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Auggie Pullman, who was born with extreme facial abnormalities, goes from being home-schooled to entering fifth grade at a private middle school in Manhattan, which entails enduring the taunting and fear of his classmates.
This second supplement to The Hymnal 1982 is an eclectic collection of two hundred hymns, songs, and spiritual songs including a large selection of service music and devotional pieces. It is a valuable resource for worship, parish functions, and home use. The sturdy paperback pew edition contains all necessary accompaniments. There are additional hymns for Advent, Holy Week, Baptism, Ordinations, and Funerals as well as for healing, mission, unity, and peace. There are a dozen bilingual hymns and another dozen from Lift Every Voice and Sing II. The service music section contains twenty-nine new canticle settings including six Glorias, two Te Deums, A Song of Wisdom and A Song of Pilgrimage from Supplemental Liturgical Materials. There are two sets of Gospel Acclamations based on hymn tunes for the seasons of Easter and Epiphany. In addition there are twenty-nine selections of other liturgical and devotional music that includes table graces, rounds, acclamations, and selections of Music from Taize.
In A Place for Wonder, Georgia Heard and Jennifer McDonough discuss how to create "a landscape of wonder," a primary classroom where curiosity, creativity, and exploration are encouraged. For it is these characteristics, the authors write, that develop intelligent, inquiring, life-long learners. A Place for Wonder will help teachers reclaim their classrooms as a place where true learning is the norm.
Susanna Centlivre’s play The Wonder (1714) was one of the most popular works on the eighteenth-century English stage. Set in Lisbon, the plot interweaves two romantic intrigues around one “secret”: the heroine Violante is hiding her best friend, Isabella (who is the sister of her own lover, Don Felix) from Isabella’s father who wishes to marry her off to a rich but decrepit old merchant. Because she is sworn to secrecy, Violante cannot reveal Isabella’s whereabouts, nor can she explain to Felix why Isabella’s new lover, a dashing British soldier, happens to be about the house, prompting Felix’s intense jealousy. Centlivre’s critique on the tyrannical patriarchs in the world of the play is at the same time a veiled critique of similar conditions in Augustan-era Britain. This Broadview edition includes contemporary responses (by Richard Steele and Arthur Bedford), biographical accounts, selections of Centlivre’s poetry, and early nineteenth-century criticism (by Elizabeth Inchbald and William Hazlitt).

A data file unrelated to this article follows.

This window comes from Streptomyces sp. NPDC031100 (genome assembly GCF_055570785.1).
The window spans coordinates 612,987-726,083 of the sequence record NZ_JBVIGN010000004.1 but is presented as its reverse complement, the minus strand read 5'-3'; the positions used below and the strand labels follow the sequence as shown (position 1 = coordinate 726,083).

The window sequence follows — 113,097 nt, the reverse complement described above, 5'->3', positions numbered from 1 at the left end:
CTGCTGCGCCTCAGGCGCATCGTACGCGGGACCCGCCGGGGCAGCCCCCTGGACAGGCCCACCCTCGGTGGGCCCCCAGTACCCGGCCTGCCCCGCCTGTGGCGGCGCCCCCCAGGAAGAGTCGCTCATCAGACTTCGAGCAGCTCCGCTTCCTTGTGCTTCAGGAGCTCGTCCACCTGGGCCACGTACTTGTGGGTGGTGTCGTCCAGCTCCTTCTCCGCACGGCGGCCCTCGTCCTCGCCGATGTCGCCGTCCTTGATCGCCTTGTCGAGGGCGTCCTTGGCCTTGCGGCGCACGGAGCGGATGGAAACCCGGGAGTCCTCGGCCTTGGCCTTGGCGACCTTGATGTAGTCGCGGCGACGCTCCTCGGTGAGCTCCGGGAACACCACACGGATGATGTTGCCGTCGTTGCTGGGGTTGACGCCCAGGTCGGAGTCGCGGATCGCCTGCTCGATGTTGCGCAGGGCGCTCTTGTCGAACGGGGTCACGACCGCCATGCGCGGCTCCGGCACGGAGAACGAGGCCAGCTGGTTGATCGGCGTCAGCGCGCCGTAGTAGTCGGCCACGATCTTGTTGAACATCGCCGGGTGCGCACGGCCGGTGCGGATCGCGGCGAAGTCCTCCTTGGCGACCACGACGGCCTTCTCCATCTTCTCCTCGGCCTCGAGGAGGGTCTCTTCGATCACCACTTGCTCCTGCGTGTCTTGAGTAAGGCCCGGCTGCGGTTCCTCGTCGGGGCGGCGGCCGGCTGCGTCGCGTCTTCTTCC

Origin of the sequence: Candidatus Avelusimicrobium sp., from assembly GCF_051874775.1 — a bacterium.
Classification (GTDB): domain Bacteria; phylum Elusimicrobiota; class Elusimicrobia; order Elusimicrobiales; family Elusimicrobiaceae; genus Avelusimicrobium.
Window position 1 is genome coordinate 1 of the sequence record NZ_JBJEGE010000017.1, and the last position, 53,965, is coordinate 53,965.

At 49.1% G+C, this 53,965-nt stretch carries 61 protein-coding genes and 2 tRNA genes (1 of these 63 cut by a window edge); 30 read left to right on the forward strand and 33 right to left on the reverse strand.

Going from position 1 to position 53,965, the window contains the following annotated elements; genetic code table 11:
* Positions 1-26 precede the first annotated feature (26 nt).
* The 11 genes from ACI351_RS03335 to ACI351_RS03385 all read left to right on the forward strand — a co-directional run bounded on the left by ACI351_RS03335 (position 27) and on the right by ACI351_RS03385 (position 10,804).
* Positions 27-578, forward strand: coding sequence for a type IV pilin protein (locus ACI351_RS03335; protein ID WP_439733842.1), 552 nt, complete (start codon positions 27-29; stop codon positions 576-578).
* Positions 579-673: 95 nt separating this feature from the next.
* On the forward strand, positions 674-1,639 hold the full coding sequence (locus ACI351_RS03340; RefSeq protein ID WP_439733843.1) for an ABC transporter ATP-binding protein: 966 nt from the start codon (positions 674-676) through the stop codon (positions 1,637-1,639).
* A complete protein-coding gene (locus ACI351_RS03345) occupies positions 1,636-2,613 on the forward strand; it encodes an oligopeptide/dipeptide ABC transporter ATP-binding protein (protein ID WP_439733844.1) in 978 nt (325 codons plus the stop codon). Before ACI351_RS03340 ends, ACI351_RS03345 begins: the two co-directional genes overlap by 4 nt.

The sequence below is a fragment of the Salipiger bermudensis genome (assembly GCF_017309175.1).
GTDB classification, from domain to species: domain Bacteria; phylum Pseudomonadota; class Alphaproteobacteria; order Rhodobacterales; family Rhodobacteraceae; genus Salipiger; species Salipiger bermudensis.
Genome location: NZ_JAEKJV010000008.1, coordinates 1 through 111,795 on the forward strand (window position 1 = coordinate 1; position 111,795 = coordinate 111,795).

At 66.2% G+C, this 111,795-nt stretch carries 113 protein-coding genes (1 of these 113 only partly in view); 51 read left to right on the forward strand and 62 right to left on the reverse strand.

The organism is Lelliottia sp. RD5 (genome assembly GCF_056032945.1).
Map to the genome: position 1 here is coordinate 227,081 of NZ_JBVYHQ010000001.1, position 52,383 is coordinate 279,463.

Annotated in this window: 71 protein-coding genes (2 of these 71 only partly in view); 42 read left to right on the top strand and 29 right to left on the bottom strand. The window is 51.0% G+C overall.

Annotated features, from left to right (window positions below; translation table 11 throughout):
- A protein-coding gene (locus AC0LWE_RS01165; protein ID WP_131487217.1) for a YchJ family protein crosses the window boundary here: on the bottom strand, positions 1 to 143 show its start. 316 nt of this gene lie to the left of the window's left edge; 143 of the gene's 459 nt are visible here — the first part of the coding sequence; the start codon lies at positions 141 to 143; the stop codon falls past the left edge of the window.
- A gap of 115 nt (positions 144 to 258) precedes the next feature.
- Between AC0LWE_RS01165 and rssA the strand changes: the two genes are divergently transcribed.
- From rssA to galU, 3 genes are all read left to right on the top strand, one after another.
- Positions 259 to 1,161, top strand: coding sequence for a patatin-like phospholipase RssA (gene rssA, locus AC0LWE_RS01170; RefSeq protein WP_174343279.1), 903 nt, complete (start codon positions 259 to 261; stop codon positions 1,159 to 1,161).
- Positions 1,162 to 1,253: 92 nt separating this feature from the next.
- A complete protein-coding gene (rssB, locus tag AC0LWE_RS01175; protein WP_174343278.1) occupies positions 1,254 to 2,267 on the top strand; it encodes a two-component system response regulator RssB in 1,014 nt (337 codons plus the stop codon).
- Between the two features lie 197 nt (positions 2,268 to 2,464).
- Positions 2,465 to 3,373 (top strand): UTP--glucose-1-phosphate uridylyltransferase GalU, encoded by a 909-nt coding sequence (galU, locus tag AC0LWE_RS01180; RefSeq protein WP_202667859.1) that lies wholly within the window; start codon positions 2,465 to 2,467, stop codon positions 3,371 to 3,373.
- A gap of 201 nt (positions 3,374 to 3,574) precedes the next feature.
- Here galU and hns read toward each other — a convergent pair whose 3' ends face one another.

'Curiosity' and 'wonder' are topics of increasing interest and importance to Renaissance and Enlightenment historians. Conspicuous in a host of disciplines from history of science and technology to history of art, literature, and society, both have assumed a prominent place in studies of the Early Modern period. This volume brings together an international group of scholars to investigate the various manifestations of, and relationships between, 'curiosity' and 'wonder' from the 16th to the 18th century. Focused case studies on texts, objects and individuals explore the multifaceted natures of these themes, highlighting the intense fascination and continuing scrutiny to which each has been subjected over three centuries.
This book is a meditation on the experiences of wonder, horror, and awe, and an exploration of their ontological import. It argues that these experiences are not, as our culture often presumes, merely subjective, emotive responses to events that happen in the world. Rather, they are transformative experiences that fracture our ordinary lives and, in so doing, provide us access to realities of which we would otherwise be oblivious. Wonder, horror, and awe, like the experiences of love and death to which they are so intimately related, are not events that happen in our world but events that happen to it and thus alter our life as a whole. Miller explores the impact of that transformation -- its deconstructive effect on our ordinary sense of our selves, and the breakthrough to a new understanding of being which it makes possible.